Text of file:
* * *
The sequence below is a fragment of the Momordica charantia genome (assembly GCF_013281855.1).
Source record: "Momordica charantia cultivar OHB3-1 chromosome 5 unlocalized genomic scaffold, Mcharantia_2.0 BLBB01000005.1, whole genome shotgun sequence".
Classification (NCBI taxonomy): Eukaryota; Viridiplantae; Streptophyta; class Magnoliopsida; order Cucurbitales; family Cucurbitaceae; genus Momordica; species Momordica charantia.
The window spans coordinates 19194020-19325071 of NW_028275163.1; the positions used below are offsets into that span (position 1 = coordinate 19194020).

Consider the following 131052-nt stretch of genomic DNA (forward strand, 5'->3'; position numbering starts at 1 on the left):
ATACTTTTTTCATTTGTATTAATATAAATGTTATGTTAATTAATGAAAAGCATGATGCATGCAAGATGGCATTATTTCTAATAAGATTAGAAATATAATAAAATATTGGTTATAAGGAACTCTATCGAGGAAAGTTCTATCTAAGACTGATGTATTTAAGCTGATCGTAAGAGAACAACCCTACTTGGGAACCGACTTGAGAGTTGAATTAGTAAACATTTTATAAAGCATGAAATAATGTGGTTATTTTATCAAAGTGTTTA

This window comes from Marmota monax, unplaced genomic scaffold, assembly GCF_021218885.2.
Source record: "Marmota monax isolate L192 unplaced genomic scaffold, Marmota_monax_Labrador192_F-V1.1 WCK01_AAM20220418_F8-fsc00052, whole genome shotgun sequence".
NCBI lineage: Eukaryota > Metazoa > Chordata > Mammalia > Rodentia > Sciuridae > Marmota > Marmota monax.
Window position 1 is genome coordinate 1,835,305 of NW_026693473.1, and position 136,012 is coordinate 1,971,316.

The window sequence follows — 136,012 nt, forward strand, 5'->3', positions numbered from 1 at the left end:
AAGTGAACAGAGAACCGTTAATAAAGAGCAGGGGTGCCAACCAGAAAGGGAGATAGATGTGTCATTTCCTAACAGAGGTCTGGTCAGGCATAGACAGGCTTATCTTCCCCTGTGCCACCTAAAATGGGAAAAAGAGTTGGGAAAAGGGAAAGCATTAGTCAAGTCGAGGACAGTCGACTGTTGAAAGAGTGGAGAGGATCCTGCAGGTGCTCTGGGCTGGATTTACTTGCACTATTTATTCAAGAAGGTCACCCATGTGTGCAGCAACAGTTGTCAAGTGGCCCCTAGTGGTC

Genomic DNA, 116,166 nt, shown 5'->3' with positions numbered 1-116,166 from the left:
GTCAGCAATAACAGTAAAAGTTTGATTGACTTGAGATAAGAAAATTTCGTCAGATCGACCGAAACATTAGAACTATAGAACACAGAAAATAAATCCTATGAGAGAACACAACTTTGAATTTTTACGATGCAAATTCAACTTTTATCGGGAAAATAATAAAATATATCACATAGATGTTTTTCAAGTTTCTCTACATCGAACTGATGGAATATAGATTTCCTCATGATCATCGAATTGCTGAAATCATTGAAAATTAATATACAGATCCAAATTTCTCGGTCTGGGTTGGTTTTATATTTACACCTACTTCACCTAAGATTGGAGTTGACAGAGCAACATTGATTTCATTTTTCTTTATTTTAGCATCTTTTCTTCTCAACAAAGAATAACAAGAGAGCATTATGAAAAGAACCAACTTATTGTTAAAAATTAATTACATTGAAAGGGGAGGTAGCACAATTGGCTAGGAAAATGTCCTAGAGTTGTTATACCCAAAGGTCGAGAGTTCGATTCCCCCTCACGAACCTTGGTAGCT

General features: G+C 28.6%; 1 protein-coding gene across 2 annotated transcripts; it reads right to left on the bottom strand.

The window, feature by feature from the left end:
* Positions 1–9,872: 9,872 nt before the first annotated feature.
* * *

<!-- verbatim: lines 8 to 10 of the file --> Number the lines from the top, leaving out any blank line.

Source record: "Marmota monax isolate L192 unplaced genomic scaffold, Marmota_monax_Labrador192_F-V1.1 WCK01_AAM20220418_F8-fsc00052, whole genome shotgun sequence".
NCBI lineage: Eukaryota > Metazoa > Chordata > Mammalia > Rodentia > Sciuridae > Marmota > Marmota monax.
Window position 1 is genome coordinate 1,835,305 of NW_026693473.1, and position 136,012 is coordinate 1,971,316.